As we City residents know, one of the greatest pleasures about shopping in London is not fighting the gauntlet of Oxford Street and elbowing one’s way into stores that can be found in the average British high street. It is turning a corner and finding seemingly hidden backstreets with quirky shops, uncovering unique wares and seeking out specialist stores that stock objects that can be found nowhere else in the world.
A bibliophile will tell you that just off Charing Cross Road can be found a tranquil side street with Victorian shop fronts that will take you back to Dickensian London in an instant. Cecil Court, which dates back to the seventeenth century, hosts the largest concentration of antiquarian book, map and print sellers, gallery owners and antique dealers in the West End. It adds to the charm of our nation’s tourist hub and brings a unique offering to residents and visitors alike. Whether you buy or not, the enjoyment of browsing the shops, soaking in the history and learning a little bit about the ancient trades that have built London over the centuries makes the tenants of Cecil Court earn their keep.
But this valued thoroughfare is in danger.
Two shops in Cecil Court have gone out of business already this year and two antiquarian map sellers have also been lost from central London. Along with other businesses, Cecil Court traders have received transitional business rate relief over the past four years. But this has now ceased, resulting in an increase of approximately 35 per cent which will rise to 75 per cent.
Until a recent u turn, the Chancellor had planned to increase business rates by 5 per cent after pegging increases to RPI inflation back in September, before the recession had begun to bite and before RPI had tumbled to zero. The Chancellor will now implement a 2 per cent rise this year, allowing payments for the remaining 3 per cent to be spread between 2010 and 2012.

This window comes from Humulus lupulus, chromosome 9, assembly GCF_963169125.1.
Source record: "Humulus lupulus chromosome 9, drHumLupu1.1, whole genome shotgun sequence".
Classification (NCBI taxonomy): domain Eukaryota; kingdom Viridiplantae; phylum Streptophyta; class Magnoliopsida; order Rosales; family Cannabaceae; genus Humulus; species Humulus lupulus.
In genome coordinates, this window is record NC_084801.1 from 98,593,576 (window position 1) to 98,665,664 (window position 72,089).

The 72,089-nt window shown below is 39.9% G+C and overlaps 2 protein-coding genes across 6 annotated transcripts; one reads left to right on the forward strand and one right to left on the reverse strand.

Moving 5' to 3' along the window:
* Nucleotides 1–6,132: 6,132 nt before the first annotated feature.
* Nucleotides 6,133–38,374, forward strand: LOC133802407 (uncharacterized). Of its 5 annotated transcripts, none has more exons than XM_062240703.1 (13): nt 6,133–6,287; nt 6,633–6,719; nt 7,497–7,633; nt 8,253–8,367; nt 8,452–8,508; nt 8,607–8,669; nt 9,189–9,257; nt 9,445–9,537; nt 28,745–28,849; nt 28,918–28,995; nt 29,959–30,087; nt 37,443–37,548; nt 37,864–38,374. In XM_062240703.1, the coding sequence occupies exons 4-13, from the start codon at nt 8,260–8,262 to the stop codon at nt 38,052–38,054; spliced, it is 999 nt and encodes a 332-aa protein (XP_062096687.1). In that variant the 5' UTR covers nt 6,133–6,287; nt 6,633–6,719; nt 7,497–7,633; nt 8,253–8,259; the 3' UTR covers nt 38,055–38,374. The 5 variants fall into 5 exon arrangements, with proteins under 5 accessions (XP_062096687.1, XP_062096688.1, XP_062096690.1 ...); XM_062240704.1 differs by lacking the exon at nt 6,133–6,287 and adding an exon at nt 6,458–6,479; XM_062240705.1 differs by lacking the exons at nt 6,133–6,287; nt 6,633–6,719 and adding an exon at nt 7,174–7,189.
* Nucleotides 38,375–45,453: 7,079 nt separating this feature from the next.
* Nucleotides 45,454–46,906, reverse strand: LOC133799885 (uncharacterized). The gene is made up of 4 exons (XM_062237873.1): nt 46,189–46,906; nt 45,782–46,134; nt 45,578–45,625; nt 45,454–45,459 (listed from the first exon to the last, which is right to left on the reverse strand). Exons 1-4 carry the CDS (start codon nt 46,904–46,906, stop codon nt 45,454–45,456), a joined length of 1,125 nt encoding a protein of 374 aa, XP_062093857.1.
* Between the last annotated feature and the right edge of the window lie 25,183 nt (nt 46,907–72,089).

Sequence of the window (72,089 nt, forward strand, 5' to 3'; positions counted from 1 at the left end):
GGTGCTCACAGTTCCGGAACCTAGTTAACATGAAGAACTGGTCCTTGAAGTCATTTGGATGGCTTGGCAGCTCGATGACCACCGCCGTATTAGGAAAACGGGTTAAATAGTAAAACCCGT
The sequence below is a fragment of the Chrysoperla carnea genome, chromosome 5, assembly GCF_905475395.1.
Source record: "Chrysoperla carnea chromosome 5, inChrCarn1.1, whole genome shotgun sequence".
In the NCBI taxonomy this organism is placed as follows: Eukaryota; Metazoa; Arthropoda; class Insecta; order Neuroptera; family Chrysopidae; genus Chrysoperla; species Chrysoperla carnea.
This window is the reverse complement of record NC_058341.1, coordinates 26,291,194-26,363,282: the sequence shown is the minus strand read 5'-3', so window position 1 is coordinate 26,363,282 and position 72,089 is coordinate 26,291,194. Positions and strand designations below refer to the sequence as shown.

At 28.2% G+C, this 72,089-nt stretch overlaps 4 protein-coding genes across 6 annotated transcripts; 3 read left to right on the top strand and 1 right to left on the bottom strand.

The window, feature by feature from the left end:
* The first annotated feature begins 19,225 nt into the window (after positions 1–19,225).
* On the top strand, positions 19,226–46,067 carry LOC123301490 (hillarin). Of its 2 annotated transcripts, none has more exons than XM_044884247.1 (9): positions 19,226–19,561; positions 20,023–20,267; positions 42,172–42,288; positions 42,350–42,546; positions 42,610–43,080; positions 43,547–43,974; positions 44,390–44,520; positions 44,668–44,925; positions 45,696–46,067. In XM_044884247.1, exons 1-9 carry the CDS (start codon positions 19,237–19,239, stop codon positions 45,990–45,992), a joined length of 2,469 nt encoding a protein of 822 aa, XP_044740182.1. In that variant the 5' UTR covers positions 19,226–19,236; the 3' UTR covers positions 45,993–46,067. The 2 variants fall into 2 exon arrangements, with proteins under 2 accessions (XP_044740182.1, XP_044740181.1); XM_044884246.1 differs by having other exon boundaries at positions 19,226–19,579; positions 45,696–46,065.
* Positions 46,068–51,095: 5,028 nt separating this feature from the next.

But for the shopkeepers of Cecil Court, struggling with the cold winds of recession already, any increase will wipe out their tiny profit margin. As Tim Bryars, Secretary of the Cecil Court Association said, ‘For some years transitional rate relief softened, masked even, what the full impact of the policy of exaggerated business rates would be. We grumbled at small rises, from 5-15%, but absorbed them. Then, with no limit this year, my bill rocketed. In 2009-2009 I paid a total of £4325.72; this year I’m paying £7696. My rateable value, based loosely on rent, is £16000 and the multiplier is 0.481 – in other words nearly half of my rent again.’
Shopkeepers are now pressing for increased business rate relief to ensure that small businesses can stay alive and I have helped in the campaign by making strong representations to the Chancellor and raising the profile of this issue on BBC London.
I was a small businessman myself before I entered parliament and can understand the commercial arguments against the unique booksellers of Cecil Court. But to many they do not provide merely a variety of shopping outlets. They give value far beyond that by contributing to our tourist offering and keeping alive the historical tales that London’s streets have to tell. Wouldn’t it be a shame if Cecil Court became yet another alleyway of chain coffee shops and fast food outlets? For bibliophiles, history wonks and London lovers alike, we must keep our specialist streets alive.